Class of 2012
As a young high school coach in Iowa, Gerald (Jerry) Todd made a decision that would define his coaching philosophy for the next 25 years. As a first year freshmen basketball team coach, he decided the gymnasium was going to be like a classroom and his players were going to work hard and have fun, the fun being in the work. He would later bring this simplistic approach to Athens High School and win 447 games as coach of the Golden Eagles basketball team.
“My philosophy was that simplicity was the closest one could get to perfection,” said the 2012 Limestone County Sports Hall of Fame inductee. “My goal was to teach basketball and for my teams to strive for perfect practices. I was a believer that teams played like they practiced. We were going to have fun in practice as well. If we didn’t laugh two or three times, I considered practice a failure.”
Todd says he is honored to be part of the hall of fame. “This is certainly a great honor for me but it is really honoring all the players that played for me at Athens High School. I was very fortunate to coach some really good players and have excellent assistant coaches in the program,” said Todd.
Todd led the Golden Eagles to 11 Area Championships, seven ‘Final Eight’ and two ‘Final Four’ appearances. Athens High School became a regular stopping place for college basketball recruiters as 55 of Todd’s players signed scholarships at all levels.
Former Athens High School and University of Alabama basketball standout Keith Askins remembers Todd as being more than just a basketball coach. “Coach Todd was grounded in his values and always put family first. He stressed academics and didn’t tolerate mediocrity in the classroom. He strived to make us better people which in turn he believed, would make us better players. From a basketball standpoint, the work ethic and fundamentals I learned from playing for Coach Todd helped prepare me for the University of Alabama,” said Askins, who now serves as an assistant basketball coach for the NBA Miami Heat.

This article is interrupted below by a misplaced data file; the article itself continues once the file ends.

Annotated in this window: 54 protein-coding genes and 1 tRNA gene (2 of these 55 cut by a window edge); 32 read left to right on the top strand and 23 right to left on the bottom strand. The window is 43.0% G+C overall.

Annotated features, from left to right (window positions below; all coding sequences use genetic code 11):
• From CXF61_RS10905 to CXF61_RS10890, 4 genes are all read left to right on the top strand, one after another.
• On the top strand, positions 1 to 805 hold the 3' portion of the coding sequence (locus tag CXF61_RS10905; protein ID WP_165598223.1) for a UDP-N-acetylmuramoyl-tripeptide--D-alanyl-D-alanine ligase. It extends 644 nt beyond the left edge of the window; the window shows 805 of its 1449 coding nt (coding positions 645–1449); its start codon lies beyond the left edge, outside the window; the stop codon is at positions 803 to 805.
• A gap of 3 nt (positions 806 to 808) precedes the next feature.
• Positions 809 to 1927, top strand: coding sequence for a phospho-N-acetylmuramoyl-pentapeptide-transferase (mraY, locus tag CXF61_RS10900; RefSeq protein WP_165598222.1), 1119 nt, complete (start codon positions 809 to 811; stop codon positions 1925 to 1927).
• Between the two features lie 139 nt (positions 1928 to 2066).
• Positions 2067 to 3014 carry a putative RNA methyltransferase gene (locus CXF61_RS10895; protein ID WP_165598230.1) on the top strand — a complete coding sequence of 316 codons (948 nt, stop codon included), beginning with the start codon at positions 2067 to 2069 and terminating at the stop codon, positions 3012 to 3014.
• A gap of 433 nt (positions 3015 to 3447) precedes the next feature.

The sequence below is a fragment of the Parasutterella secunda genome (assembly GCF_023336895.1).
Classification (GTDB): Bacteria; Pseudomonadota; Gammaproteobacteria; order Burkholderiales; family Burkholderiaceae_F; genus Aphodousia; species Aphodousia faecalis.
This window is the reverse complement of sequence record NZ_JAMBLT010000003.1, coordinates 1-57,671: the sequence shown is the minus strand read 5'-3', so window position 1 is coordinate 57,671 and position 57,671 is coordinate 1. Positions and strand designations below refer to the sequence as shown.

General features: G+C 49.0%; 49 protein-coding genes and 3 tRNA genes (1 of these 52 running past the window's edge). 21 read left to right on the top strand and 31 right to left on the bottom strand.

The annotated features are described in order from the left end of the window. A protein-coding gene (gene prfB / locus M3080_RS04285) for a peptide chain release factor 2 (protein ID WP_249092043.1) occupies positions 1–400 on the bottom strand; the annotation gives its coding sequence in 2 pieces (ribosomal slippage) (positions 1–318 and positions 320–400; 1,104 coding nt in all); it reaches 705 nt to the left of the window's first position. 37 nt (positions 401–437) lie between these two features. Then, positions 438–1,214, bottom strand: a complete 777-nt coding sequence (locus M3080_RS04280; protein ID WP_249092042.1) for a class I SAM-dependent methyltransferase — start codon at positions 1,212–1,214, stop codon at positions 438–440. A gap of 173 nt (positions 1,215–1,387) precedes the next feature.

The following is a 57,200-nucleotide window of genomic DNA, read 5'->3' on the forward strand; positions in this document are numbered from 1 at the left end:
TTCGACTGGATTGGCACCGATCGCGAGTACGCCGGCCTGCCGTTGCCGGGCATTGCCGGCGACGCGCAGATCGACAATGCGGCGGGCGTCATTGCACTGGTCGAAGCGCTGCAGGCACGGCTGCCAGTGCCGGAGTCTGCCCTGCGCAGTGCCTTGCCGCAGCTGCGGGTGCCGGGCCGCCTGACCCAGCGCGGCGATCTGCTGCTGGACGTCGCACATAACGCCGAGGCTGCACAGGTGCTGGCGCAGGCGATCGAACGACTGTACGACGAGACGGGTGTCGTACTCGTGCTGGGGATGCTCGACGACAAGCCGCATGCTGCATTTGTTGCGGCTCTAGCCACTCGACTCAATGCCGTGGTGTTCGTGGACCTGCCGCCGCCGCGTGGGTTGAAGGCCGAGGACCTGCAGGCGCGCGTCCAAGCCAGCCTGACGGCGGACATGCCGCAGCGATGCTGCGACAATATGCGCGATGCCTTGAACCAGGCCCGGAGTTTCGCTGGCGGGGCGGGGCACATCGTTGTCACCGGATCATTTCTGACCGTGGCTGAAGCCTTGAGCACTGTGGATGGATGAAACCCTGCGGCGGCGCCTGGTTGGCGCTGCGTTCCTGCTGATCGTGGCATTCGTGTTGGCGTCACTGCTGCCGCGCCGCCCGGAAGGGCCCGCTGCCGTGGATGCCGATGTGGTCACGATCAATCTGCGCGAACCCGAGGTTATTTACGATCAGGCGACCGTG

While the Golden Eagles enjoyed unprecedented success under the leadership of Todd, he was very close to not accepting the job when it was first offered to him in 1978. Todd was born in a log house in Limestone County. He attended Piney Chapel Elementary through the fourth grade but his father, who was a cotton famer, left farming to work in the steel industry and the family had moved around. After spending some time in the Michigan and Ohio, the family would eventually move to Birmingham where Todd would graduate from Woodlawn High School. He was a three-year starter in basketball and an All-State performer in track, with the team winning three city championships.
After serving a three-year stint in the army, Todd enrolled at Graceland University in Lamoni, Iowa. He would graduate and begin his coaching career at Mediapolis (IA) High School. His first job was the head coach of Mediapolis middle school basketball team only because he had to take a coaching job to get a teaching job. His next stop was a town called Humeston, Iowa as an assistant basketball coach and middle school football coach. The following year, he became the head coach at Humeston and an assistant coach at Southwestern Community College. After receiving his Masters Degree in Guidance and Counseling, he then moved to Creston High School as a counselor and was named the ninth grade basketball coach. The ninth grade team had struggled the previous year. “I told everybody we would go undefeated,” remembers Todd.